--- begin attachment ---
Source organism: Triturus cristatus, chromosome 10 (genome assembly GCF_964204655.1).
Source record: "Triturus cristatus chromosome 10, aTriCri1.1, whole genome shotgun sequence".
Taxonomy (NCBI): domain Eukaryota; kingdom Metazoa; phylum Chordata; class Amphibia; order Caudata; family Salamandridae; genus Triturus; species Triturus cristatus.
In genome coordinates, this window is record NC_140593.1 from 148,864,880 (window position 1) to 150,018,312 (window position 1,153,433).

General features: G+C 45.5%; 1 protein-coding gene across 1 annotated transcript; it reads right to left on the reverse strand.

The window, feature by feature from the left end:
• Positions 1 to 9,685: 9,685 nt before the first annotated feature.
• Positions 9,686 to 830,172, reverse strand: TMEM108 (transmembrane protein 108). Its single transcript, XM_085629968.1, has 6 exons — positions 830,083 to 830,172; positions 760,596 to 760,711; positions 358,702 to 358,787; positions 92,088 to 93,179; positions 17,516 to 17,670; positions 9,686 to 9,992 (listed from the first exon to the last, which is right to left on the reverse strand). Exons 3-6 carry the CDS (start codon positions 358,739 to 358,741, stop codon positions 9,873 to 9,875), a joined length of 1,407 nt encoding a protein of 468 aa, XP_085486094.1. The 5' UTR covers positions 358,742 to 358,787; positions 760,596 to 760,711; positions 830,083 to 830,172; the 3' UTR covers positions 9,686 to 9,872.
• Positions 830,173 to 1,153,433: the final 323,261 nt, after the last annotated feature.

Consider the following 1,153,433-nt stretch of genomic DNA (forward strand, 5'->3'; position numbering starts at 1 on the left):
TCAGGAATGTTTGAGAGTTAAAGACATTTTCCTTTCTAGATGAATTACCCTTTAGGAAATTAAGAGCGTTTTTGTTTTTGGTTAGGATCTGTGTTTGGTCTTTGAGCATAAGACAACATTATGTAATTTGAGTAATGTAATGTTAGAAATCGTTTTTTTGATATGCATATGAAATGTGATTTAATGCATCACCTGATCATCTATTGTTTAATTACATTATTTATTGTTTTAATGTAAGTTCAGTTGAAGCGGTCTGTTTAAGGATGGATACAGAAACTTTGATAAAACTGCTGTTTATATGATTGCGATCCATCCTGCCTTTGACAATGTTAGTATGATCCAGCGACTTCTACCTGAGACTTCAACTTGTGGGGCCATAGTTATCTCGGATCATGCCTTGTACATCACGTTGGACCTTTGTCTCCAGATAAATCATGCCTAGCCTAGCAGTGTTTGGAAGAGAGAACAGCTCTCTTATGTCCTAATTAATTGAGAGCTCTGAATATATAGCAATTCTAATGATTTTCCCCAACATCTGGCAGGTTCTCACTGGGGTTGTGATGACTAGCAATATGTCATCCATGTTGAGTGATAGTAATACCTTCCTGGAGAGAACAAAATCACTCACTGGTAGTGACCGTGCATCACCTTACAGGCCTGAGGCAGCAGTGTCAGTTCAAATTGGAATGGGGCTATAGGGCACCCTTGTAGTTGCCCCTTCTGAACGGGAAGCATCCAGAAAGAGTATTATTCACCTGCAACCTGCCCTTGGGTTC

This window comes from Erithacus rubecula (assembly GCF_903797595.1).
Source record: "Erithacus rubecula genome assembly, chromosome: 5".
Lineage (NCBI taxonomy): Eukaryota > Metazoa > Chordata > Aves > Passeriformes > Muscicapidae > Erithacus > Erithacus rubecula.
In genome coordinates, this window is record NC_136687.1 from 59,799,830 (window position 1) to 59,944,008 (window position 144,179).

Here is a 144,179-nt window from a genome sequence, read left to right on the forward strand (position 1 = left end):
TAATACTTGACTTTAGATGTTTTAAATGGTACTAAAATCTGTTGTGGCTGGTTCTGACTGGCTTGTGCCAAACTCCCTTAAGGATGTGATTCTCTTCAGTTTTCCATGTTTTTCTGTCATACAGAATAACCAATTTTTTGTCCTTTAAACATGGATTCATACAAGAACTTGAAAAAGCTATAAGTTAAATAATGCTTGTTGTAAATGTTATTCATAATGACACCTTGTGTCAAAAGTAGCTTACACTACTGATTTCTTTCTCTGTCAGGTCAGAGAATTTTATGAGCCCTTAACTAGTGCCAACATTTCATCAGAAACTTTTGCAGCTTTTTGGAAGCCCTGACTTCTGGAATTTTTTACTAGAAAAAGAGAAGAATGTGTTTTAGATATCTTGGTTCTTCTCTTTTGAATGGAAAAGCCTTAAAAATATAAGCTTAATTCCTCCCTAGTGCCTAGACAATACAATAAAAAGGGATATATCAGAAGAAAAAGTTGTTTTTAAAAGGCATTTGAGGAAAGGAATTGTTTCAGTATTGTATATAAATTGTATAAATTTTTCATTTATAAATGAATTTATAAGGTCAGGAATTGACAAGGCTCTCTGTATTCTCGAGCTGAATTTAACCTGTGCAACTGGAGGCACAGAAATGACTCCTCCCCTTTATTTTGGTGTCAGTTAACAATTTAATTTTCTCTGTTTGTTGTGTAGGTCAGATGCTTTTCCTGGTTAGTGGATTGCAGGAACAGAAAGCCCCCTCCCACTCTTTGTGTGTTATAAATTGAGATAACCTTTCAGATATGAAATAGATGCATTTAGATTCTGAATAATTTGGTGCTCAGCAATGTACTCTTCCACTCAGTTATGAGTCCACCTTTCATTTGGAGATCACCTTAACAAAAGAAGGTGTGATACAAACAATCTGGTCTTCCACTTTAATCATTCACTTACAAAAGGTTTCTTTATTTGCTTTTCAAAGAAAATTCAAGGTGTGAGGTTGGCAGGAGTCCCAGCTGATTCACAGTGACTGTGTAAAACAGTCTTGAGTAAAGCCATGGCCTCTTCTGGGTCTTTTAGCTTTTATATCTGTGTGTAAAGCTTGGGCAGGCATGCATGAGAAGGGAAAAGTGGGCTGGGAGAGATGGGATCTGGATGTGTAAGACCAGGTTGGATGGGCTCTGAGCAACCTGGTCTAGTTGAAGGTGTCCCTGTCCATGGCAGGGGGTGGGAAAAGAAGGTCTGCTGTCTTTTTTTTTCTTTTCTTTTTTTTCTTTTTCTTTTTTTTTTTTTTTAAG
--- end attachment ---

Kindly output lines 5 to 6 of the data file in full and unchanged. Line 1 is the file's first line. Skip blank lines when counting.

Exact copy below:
General features: G+C 45.5%; 1 protein-coding gene across 1 annotated transcript; it reads right to left on the reverse strand.

The window, feature by feature from the left end: